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Business Drones Face New Rules

The first detailed U.S. rules for flights of small commercial drones go into effect Monday, including nationwide licensing requirements for pilots and a ban on nighttime operations.

The first detailed U.S. rules for flights of small commercial drones go into effect Monday, including nationwide licensing requirements for pilots and a ban on nighttime operations.

But the long-awaited move won’t satisfy pent-up demand for more-complex uses of unmanned aircraft—especially at higher altitudes and beyond the sight of operators—or approval of aerial vehicles substantially heavier than the 55-pound limit covered by the regulations.

Capping more than two years of debate, some 4,500 written comments and escalating industry turmoil, the rules also won’t resolve growing controversy over privacy protections.  On such issues, local governments increasingly are pre-empting Washington by staking out positions before federal agencies reach a consensus.

Recognizing the need for quick action, the Federal Aviation Administration earlier this year established separate registration requirements for all drone users. Agency leaders also have pledged to craft follow-on rules with unprecedented speed, led by regulations due to be released by year-end allowing unmanned vehicles to start flying over crowds.

While stressing the need for caution and adequate deliberation, FAA chief Michael Huerta nevertheless has said the agency can’t afford to “act at the [traditional] speed of government.” Integrating drones into the national airspace “certainly is the number one issue” at FAA headquarters, Terry Biggio, a senior FAA air-traffic-control official, told an air-safety conference in Washington last week.

Yet agency officials haven’t laid out the scope of future rules decisions.  And the relevant technologies, as well as safety risks associated with them, continue to develop significantly faster than federal efforts to control them. Some researchers have identified hundreds of incidents in which pilots reported drones flying dangerously close to airports in recent years, prompting many safety experts, drone proponents and lawmakers to call for automated digital “fencing” to prevent such incursions.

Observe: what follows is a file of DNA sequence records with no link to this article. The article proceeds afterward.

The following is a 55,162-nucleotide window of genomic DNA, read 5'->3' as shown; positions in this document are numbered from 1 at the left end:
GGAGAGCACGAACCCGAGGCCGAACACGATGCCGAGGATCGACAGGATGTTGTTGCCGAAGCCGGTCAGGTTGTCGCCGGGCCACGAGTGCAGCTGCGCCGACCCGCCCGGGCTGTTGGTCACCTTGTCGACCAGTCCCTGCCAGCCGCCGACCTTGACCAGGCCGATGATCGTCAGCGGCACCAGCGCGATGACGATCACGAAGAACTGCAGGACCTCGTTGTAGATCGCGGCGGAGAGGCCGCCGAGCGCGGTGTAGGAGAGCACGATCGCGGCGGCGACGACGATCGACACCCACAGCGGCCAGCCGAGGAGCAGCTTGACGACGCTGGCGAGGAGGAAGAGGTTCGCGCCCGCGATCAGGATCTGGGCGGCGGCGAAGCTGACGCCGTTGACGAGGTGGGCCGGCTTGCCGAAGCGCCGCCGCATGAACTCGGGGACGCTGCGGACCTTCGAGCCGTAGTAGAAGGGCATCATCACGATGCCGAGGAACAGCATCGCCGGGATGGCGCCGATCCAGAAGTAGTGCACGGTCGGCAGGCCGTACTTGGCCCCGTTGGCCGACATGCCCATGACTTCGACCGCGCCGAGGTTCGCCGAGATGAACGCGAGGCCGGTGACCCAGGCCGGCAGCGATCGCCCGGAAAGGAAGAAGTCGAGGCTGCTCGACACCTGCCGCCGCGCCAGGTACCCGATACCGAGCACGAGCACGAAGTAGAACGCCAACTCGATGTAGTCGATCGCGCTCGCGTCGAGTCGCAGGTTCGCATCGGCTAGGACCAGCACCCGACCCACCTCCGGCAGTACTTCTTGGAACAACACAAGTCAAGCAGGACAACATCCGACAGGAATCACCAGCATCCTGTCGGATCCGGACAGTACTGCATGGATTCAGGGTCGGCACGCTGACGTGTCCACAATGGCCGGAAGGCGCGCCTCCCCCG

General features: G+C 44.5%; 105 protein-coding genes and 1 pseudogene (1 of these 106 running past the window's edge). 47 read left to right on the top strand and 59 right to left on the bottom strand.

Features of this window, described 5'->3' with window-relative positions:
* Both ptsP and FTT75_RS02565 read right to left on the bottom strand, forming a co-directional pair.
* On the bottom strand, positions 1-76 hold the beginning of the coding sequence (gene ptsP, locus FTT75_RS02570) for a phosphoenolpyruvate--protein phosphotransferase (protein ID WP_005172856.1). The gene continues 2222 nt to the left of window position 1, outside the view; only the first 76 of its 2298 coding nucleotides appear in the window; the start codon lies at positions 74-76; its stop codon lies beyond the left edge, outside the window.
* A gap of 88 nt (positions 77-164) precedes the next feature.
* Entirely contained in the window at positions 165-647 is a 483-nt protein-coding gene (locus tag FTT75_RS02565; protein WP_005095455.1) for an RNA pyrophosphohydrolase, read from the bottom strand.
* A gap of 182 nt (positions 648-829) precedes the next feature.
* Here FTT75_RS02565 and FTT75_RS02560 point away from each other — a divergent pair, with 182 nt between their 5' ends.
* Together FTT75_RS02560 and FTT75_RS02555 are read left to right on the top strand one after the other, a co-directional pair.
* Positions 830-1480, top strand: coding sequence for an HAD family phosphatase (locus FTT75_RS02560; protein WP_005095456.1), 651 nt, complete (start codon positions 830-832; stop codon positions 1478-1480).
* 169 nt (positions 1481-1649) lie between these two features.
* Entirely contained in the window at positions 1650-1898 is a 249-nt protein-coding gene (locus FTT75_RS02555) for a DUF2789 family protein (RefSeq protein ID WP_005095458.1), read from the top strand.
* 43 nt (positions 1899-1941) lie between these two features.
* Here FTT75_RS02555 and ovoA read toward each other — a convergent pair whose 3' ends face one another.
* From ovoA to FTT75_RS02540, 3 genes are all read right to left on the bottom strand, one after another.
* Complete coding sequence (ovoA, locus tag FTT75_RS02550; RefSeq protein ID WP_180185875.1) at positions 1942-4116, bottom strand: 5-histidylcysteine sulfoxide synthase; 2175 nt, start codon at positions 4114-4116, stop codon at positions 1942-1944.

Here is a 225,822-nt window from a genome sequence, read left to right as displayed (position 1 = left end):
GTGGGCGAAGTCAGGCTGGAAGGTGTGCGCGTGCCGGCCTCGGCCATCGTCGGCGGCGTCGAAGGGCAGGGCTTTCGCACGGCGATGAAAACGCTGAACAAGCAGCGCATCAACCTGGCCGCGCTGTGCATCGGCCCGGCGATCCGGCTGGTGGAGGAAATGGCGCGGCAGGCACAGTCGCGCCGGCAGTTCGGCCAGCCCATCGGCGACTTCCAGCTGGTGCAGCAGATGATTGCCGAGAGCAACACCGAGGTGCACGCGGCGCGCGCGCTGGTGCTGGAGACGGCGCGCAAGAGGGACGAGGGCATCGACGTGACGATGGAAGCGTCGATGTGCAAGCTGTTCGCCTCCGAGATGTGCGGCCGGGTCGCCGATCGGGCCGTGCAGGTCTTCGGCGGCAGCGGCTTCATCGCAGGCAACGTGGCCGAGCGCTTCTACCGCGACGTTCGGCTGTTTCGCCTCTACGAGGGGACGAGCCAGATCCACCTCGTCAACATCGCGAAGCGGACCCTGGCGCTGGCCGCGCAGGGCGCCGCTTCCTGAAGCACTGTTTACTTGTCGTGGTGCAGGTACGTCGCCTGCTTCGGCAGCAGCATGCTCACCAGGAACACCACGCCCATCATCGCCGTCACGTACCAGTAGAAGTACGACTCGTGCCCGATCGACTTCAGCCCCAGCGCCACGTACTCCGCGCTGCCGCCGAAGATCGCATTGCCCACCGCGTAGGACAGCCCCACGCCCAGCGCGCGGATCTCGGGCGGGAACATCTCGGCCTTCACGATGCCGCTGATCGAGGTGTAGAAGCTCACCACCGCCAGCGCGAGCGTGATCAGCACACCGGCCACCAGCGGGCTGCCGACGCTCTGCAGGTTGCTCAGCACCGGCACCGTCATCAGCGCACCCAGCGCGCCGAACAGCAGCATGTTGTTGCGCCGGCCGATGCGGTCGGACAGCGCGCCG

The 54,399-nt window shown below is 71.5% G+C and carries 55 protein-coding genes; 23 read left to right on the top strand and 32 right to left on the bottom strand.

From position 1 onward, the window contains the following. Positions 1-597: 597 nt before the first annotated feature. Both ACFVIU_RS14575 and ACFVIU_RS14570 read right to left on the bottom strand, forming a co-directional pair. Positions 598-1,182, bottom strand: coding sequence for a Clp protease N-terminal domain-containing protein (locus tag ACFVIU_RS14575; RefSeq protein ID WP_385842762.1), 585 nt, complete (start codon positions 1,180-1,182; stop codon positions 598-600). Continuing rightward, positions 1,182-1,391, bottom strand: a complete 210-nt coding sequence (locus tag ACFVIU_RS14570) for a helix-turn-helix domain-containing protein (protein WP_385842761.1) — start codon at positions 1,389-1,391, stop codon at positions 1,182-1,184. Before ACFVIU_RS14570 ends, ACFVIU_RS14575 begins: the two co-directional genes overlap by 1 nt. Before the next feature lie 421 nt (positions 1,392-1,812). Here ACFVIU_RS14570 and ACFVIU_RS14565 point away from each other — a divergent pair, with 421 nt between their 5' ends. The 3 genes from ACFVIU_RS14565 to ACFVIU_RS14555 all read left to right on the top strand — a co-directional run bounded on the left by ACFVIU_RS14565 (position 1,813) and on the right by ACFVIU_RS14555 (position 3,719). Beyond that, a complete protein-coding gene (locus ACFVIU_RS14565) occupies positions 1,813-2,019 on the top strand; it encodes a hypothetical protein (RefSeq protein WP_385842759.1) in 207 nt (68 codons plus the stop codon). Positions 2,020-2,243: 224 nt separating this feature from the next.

Airline-pilot union leaders, meanwhile, still complain about what they contend is a fundamental gap in the regulatory structure: Congress has blocked the FAA from imposing tough new regulations on hobbyists and, by extension, many casual or recreational drone users.

“We have one shot to do this right,” Tim Canoll, president of the Air Line Pilots Association, told the same air-safety conference, adding that incorporating unmanned vehicles can’t be allowed to degrade current safeguards and “simply cannot shortchange the safety of the system.” He said the union, among other things, advocates that the FAA “take a stronger stance in ensuring” that pilots of commercial drones receive adequate ground and flight training.

For now, FAA officials are focused on ensuring that testing facilities are able to cope with the expected influx of tens of thousands of pilot applicants. Through the end of the decade, business uses of drones are projected to attract millions of new operators across the U.S. annually, ranging from inspecting buildings and bridges to spraying crops to searching for downed power lines.

In response, the agency has created and staffed two senior-level offices dealing exclusively with drone policy. Shortly, Mr. Huerta is about to release the names of appointees to a new industrywide advisory committee tasked with charting a course for future policies, enforcement priorities and regulatory initiatives.

Write to Andy Pasztor at andy.pasztor@wsj.com

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